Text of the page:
After entering college confidently knowing that I wanted to work in “sports” and graduating four years later with few details as to exactly what that meant, it took another year or two to fully realize that my passions lie at the heart of sport and all that it intersects with. I joined the Women’s Sports Foundation in the summer of 2020 and since then have had the chance to positively contribute to increasing and enhancing opportunities for girls and women to play sports. Fortunately, this also means that issues like racism, transphobia, xenophobia, nationalism, militarism, and so many others are woven into this work and are problems I work to help eliminate, rather than working around and ignoring.
As a white, able-bodied, cishet man from a middle-class family, I understand that there are already too many people in the world (and especially within the U.S.) who look like me that speak too much, have too much power, and believe that something is correct simply because “that’s how it’s always been done.” So I’m thankful for the path I’ve taken to where I am in sports, and that there are enough people from backgrounds that have been consistently discriminated against still willing and able to fight for better despite societal systems—including sports—continually failing and/or harming them. I am far from perfect and always will be. But I will continue to listen, learn, grow, and be intentional in leveraging tailwinds and passing along any platforms I’m afforded because of the demographic boxes I fill in to those whose backgrounds differ from mine.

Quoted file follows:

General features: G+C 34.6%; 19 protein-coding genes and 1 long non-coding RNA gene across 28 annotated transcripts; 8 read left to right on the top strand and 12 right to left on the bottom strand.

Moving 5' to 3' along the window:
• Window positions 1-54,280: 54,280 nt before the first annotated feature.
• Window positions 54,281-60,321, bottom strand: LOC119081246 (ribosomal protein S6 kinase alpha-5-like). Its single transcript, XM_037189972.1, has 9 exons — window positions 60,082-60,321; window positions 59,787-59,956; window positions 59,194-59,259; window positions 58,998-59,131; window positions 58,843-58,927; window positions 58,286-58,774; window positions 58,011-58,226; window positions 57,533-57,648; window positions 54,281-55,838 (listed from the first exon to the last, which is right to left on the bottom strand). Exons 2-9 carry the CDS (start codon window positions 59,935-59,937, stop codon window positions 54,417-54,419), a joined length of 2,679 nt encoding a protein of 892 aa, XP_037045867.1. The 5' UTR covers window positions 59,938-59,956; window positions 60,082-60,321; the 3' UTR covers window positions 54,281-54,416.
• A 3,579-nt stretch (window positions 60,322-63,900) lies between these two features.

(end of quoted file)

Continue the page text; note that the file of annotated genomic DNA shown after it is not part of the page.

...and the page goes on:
I’ve always known that sports would be a part of what I do; it’s what I’ve always been most passionate about. The Women’s Sports Foundation has shown me a tangible example of what progress (always coming slower than we hope for) looks like, and what the next 50+ years of my life might entail.